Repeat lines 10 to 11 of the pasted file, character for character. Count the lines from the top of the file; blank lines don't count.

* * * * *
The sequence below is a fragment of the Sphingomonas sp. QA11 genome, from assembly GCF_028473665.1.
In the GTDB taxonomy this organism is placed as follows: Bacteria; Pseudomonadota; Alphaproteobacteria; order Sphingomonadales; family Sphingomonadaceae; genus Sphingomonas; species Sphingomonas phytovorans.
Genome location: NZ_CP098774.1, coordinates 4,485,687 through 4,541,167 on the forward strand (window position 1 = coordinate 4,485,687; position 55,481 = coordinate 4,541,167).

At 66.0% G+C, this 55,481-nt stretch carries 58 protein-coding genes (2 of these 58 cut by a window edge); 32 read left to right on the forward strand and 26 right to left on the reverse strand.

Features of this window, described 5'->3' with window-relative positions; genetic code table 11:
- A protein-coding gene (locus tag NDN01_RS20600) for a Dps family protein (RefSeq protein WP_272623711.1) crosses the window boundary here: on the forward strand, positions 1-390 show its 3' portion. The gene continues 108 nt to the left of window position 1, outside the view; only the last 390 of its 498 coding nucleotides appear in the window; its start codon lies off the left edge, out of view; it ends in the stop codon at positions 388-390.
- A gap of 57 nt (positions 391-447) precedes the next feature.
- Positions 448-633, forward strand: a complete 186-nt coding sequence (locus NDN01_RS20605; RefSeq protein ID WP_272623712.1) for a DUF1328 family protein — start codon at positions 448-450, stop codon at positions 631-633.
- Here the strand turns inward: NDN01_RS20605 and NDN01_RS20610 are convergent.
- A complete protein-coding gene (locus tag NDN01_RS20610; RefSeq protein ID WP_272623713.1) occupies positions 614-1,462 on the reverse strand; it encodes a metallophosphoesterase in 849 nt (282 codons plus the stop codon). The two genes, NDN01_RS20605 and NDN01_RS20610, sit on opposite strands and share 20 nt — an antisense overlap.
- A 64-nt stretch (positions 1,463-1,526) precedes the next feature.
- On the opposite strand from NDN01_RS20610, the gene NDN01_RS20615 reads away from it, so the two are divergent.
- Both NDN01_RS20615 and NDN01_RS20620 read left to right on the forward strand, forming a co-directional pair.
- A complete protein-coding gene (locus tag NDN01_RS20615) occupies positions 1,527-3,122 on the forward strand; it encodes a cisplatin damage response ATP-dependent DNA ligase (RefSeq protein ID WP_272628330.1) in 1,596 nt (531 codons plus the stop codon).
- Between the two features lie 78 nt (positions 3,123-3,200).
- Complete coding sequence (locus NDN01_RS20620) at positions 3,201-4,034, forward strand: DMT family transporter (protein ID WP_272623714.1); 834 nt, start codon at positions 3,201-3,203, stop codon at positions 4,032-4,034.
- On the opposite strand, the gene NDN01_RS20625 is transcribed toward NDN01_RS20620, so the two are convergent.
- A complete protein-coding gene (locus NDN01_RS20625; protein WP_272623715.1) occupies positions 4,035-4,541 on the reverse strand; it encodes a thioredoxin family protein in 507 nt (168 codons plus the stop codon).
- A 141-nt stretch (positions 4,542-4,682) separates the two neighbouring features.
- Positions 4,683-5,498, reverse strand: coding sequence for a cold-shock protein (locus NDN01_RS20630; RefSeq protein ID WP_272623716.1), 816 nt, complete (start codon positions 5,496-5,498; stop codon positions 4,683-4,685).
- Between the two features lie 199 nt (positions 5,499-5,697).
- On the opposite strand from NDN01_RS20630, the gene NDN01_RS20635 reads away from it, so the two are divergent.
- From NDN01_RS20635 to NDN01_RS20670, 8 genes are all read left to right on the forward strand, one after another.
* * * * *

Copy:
- A complete protein-coding gene (locus tag NDN01_RS20610; RefSeq protein ID WP_272623713.1) occupies positions 614-1,462 on the reverse strand; it encodes a metallophosphoesterase in 849 nt (282 codons plus the stop codon). The two genes, NDN01_RS20605 and NDN01_RS20610, sit on opposite strands and share 20 nt — an antisense overlap.
- A 64-nt stretch (positions 1,463-1,526) precedes the next feature.